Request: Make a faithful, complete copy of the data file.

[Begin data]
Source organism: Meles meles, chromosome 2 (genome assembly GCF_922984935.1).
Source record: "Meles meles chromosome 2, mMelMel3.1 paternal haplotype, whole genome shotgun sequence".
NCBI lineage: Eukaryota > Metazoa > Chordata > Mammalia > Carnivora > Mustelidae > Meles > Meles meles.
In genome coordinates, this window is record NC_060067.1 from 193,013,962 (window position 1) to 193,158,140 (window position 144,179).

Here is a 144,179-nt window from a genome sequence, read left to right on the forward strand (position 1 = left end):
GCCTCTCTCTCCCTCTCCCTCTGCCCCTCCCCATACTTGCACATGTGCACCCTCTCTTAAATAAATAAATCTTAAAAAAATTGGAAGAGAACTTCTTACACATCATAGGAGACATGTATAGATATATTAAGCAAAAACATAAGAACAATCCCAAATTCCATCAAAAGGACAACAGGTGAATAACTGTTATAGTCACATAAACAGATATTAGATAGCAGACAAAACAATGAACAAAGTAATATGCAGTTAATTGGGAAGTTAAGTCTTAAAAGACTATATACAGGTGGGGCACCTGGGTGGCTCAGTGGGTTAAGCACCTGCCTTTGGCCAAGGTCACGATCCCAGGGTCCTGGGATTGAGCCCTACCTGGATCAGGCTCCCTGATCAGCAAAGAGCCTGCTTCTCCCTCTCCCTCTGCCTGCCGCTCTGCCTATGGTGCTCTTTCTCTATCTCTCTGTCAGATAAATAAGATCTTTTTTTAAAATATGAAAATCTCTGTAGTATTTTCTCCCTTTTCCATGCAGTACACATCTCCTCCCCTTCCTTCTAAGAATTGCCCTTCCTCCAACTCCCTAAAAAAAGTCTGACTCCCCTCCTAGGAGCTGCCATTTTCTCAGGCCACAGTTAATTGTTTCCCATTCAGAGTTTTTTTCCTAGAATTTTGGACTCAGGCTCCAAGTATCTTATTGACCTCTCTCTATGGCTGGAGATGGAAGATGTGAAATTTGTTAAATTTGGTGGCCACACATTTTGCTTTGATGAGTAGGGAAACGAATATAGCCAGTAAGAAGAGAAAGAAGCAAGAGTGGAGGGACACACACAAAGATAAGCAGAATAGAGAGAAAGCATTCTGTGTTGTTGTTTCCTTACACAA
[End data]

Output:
Source organism: Meles meles, chromosome 2 (genome assembly GCF_922984935.1).
Source record: "Meles meles chromosome 2, mMelMel3.1 paternal haplotype, whole genome shotgun sequence".
NCBI lineage: Eukaryota > Metazoa > Chordata > Mammalia > Carnivora > Mustelidae > Meles > Meles meles.
In genome coordinates, this window is record NC_060067.1 from 193,013,962 (window position 1) to 193,158,140 (window position 144,179).

Here is a 144,179-nt window from a genome sequence, read left to right on the forward strand (position 1 = left end):
GCCTCTCTCTCCCTCTCCCTCTGCCCCTCCCCATACTTGCACATGTGCACCCTCTCTTAAATAAATAAATCTTAAAAAAATTGGAAGAGAACTTCTTACACATCATAGGAGACATGTATAGATATATTAAGCAAAAACATAAGAACAATCCCAAATTCCATCAAAAGGACAACAGGTGAATAACTGTTATAGTCACATAAACAGATATTAGATAGCAGACAAAACAATGAACAAAGTAATATGCAGTTAATTGGGAAGTTAAGTCTTAAAAGACTATATACAGGTGGGGCACCTGGGTGGCTCAGTGGGTTAAGCACCTGCCTTTGGCCAAGGTCACGATCCCAGGGTCCTGGGATTGAGCCCTACCTGGATCAGGCTCCCTGATCAGCAAAGAGCCTGCTTCTCCCTCTCCCTCTGCCTGCCGCTCTGCCTATGGTGCTCTTTCTCTATCTCTCTGTCAGATAAATAAGATCTTTTTTTAAAATATGAAAATCTCTGTAGTATTTTCTCCCTTTTCCATGCAGTACACATCTCCTCCCCTTCCTTCTAAGAATTGCCCTTCCTCCAACTCCCTAAAAAAAGTCTGACTCCCCTCCTAGGAGCTGCCATTTTCTCAGGCCACAGTTAATTGTTTCCCATTCAGAGTTTTTTTCCTAGAATTTTGGACTCAGGCTCCAAGTATCTTATTGACCTCTCTCTATGGCTGGAGATGGAAGATGTGAAATTTGTTAAATTTGGTGGCCACACATTTTGCTTTGATGAGTAGGGAAACGAATATAGCCAGTAAGAAGAGAAAGAAGCAAGAGTGGAGGGACACACACAAAGATAAGCAGAATAGAGAGAAAGCATTCTGTGTTGTTGTTTCCTTACACAA